Sometimes decisions are made over which you have no control, but which have an immediate impact on your future, often times leading to a period equally likely to be marked by mirth as by misery. One such decision happened for me that afternoon. Warren looked around at the four of us, then pointed at me and said, “you’re the mower.” It didn’t matter that I had never mowed anything in my life bigger than a village lot, nor that I have an innate hostile relationship with practically every piece of equipment I have ever met. I had been anointed as the mower, so I would be the mower, for better or fired. Judging from the smirks, chuckles, and barbs launched at me from my fellow rookie haymakers, attitudes undoubtedly emanating from my being singled out first and not from any particular knowledge of our new trade, I was not so sure that this was altogether a good thing. I wouldn’t have to wait very long to find out.
My introduction to mowing came that same day. I quickly learned the fundamentals of tractor operation, as well as how to attach, raise and lower the sickle bar. Due to an unscheduled mishap, I also became experienced in how to change broken teeth in the blade. During my first few passes around a twenty acre field, Warren rode shotgun and then left to offer instruction to the rest of the crew who, by now, were either asleep under the hay wagon or chasing each other around the field while having mock fights with grease guns. Maybe Warren had been particularly insightful when he designated me as the mower. I like to think that it worked out well for both of us.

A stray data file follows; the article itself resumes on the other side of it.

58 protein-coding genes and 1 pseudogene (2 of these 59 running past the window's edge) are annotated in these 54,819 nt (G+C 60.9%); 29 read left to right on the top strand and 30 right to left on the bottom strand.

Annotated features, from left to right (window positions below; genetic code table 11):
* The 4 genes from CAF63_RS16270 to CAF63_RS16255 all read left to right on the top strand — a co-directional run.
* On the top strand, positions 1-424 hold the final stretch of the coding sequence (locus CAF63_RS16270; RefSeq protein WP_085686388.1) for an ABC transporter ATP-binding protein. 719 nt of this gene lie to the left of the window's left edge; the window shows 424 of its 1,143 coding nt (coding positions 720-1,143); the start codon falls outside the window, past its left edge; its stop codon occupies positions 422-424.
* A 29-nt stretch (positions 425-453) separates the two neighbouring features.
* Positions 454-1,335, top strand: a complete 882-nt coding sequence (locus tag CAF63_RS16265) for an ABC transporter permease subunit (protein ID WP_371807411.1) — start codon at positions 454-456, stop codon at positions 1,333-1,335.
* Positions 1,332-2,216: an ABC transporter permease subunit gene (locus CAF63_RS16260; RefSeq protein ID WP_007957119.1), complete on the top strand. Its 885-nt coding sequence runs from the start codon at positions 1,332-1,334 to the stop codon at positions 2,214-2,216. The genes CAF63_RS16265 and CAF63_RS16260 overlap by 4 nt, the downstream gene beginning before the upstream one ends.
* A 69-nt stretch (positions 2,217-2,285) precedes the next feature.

I was reminded of that long ago summer day just last week while mowing my lawn. I had tried to squeeze one more day into my mowing interval, and then a four day period of intermittent rain stretched that break to the point where my lawn now started to imitate a hay field of my own. When I eventually was able to get to the lawn, and had made several passes with my push mower, I recalled one of the weird visual thrills I enjoyed about mowing hay: the mounting sense of accomplishment that comes with a repetition of shrinking geometric patterns, and the clear delineation between work that was done and that yet to be. My memory drifted back to the sense of a new beginning that I felt whenever I arrived at field full of waist high hay waving at me in the breeze.